Oftentimes, the main purpose of estate planning is to maximize the value of your estate for your heirs. However, the process serves other important purposes as well, including taking away uncertainty and leaving a lasting presence on those you love.
That’s why in addition to focusing on the big-ticket assets that make up your estate, you should also focus on the sentimental items such as your art collection, antiques, collectables and family heirlooms. While these items might not have the same financial worth as some of your other assets, they certainly mean a lot to those who care about you.
How to plan for the distribution of your personal property
As you may already know, you can dictate how you’d like your personal property distributed in an addendum to your will, sometimes called a “personal property memorandum.” The personal property memorandum is usually quite informal and consists of a list of tangible items with the same of the person who you’d like to get each item.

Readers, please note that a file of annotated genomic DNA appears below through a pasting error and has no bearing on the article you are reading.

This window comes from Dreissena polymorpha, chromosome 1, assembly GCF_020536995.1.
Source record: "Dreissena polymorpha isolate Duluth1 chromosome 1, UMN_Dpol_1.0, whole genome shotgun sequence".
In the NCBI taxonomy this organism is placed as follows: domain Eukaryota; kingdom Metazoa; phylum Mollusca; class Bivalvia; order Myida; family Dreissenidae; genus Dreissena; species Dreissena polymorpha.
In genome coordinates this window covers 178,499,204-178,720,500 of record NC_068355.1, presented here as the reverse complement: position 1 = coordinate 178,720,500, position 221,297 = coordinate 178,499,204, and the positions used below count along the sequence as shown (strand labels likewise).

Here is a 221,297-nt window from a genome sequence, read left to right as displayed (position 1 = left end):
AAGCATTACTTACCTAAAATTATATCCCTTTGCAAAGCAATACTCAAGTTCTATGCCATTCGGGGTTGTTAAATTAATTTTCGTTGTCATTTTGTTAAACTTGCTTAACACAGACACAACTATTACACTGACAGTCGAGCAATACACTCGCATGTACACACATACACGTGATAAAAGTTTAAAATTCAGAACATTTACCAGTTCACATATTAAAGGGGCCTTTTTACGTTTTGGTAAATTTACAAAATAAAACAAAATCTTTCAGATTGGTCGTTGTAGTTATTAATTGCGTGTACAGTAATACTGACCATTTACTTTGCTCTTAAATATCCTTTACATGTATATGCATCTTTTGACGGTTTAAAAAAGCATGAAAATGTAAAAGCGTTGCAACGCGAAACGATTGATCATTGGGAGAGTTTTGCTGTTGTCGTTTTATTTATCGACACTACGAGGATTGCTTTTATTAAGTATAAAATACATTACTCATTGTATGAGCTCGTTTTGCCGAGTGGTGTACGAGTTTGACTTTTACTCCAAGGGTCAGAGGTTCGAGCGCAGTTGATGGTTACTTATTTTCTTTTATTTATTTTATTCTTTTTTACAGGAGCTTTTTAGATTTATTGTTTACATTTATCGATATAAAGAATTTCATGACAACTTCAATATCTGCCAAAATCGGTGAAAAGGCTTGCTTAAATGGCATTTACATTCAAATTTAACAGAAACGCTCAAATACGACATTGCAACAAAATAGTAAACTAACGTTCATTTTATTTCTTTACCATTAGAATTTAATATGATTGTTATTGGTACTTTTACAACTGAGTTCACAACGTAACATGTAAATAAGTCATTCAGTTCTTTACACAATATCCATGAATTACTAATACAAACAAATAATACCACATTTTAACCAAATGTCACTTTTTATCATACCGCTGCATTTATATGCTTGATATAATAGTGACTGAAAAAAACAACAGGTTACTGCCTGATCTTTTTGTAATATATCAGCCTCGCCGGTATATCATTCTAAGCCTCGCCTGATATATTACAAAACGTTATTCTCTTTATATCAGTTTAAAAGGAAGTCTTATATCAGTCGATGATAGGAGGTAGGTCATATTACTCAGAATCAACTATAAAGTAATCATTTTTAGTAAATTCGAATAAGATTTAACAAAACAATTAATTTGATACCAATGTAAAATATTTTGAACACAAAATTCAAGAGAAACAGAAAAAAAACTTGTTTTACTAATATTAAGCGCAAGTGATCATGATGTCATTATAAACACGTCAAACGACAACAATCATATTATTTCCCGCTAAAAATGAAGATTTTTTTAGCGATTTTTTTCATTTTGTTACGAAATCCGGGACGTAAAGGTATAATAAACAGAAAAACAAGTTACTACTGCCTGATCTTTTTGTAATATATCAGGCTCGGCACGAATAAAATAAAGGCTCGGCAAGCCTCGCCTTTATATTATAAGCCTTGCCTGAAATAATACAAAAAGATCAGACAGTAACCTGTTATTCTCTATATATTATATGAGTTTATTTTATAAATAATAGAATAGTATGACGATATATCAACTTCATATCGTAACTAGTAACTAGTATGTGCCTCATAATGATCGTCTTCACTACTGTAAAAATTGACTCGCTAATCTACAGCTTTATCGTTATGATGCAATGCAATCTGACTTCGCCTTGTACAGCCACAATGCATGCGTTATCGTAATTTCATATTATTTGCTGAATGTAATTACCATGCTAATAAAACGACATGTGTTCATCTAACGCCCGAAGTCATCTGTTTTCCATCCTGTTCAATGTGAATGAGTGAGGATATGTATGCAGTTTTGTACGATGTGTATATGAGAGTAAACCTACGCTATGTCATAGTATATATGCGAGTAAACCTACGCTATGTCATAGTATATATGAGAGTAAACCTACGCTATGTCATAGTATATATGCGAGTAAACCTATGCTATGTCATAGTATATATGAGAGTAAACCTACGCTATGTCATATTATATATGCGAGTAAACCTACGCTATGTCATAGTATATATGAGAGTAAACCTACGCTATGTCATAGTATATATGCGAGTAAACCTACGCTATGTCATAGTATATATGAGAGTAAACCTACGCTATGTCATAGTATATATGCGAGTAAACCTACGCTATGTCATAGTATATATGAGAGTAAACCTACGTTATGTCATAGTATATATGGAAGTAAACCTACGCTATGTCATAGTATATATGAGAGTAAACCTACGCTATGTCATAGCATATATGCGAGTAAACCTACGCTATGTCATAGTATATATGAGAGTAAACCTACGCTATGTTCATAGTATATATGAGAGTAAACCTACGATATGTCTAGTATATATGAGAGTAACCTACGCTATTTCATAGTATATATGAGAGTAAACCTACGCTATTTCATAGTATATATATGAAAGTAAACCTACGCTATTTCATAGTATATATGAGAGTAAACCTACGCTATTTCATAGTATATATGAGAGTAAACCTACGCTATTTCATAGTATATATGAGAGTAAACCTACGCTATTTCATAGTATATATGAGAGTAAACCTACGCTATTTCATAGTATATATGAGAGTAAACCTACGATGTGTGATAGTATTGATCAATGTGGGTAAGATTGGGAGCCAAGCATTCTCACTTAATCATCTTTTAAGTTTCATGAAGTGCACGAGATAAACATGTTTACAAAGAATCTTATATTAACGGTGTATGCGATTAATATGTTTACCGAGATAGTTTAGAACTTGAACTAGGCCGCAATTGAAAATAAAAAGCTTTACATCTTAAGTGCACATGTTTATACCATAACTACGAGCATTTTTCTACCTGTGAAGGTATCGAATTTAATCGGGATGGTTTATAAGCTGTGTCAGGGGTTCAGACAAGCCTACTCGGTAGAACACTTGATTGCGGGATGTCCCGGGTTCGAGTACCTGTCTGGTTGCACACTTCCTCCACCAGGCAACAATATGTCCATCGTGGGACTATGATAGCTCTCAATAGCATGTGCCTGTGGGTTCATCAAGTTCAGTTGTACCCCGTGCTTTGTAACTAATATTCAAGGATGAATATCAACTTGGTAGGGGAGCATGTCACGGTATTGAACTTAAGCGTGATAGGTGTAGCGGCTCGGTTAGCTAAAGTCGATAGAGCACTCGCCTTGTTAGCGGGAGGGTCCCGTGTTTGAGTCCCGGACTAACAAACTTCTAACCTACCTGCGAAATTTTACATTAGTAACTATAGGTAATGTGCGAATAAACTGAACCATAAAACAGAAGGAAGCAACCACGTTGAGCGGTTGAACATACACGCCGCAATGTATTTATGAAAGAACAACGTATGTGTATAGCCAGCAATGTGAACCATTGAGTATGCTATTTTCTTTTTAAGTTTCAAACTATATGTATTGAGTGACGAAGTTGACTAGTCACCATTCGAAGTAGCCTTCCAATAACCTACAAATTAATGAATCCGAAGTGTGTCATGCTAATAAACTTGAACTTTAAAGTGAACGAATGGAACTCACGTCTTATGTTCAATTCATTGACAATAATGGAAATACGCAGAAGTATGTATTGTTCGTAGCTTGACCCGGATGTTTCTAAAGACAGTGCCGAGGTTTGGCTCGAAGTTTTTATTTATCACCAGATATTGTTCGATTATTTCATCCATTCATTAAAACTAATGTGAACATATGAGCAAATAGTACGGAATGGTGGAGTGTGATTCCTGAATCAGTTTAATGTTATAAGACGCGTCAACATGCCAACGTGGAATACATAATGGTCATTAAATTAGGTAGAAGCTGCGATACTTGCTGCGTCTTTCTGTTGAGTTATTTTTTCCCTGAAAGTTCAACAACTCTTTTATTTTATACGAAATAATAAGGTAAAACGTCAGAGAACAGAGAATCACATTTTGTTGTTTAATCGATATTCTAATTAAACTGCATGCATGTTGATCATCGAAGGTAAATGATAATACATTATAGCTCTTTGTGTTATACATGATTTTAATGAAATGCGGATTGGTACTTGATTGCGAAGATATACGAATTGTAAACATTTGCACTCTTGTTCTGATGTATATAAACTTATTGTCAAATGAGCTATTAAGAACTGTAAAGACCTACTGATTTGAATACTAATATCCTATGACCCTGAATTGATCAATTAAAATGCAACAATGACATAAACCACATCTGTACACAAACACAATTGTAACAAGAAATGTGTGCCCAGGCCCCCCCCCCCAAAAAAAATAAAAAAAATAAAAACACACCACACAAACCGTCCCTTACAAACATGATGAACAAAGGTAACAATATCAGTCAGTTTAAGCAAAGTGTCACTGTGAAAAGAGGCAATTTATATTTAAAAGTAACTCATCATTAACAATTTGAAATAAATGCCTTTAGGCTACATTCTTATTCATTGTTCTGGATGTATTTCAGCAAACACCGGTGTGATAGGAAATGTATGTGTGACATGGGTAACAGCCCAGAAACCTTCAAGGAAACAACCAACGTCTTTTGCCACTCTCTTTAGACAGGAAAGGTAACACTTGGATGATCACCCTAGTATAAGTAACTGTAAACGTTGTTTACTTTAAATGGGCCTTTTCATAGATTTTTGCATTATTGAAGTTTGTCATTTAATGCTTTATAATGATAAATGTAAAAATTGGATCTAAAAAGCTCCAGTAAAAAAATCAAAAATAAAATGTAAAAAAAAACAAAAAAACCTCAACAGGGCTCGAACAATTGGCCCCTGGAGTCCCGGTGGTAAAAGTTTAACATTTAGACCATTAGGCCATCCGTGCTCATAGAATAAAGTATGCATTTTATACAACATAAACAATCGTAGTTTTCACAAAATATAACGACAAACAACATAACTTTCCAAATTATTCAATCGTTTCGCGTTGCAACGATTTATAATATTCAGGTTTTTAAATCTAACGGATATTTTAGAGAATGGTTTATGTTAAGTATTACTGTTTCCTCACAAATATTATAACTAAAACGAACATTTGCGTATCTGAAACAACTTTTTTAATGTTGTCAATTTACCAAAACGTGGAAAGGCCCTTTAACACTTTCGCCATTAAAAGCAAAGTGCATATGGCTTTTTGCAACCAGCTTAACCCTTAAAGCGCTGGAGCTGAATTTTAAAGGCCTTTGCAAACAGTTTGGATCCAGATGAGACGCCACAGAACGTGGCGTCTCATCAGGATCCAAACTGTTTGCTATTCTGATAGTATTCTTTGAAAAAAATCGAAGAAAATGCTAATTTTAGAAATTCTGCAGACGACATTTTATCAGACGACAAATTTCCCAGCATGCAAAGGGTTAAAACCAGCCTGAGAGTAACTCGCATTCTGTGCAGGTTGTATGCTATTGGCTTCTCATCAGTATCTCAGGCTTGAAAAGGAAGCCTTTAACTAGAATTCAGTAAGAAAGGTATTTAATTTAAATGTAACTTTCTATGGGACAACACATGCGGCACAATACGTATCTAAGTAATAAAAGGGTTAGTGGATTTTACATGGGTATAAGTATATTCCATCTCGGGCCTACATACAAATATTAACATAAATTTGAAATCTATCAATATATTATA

Your estate planning attorney probably has a form that he or she can give you to use for these purposes, and the nice thing is that you can change your designations whenever you want, so long as you sign it.
If you include all of your personal property designations in your will, you will need to redo your will if you change your mind about who should get what. However, keep in mind that your will needs to refer to this document, and your will has certain formalities that must be met, such as signing in front of a witness.
Finally, another benefit of dictating how you’d like your tangible property to be distributed is that it can prevent conflict from arising among your heirs. For example, if you fail to determine who gets what, your children, grandchildren or other heirs could end up fighting over their favorite items.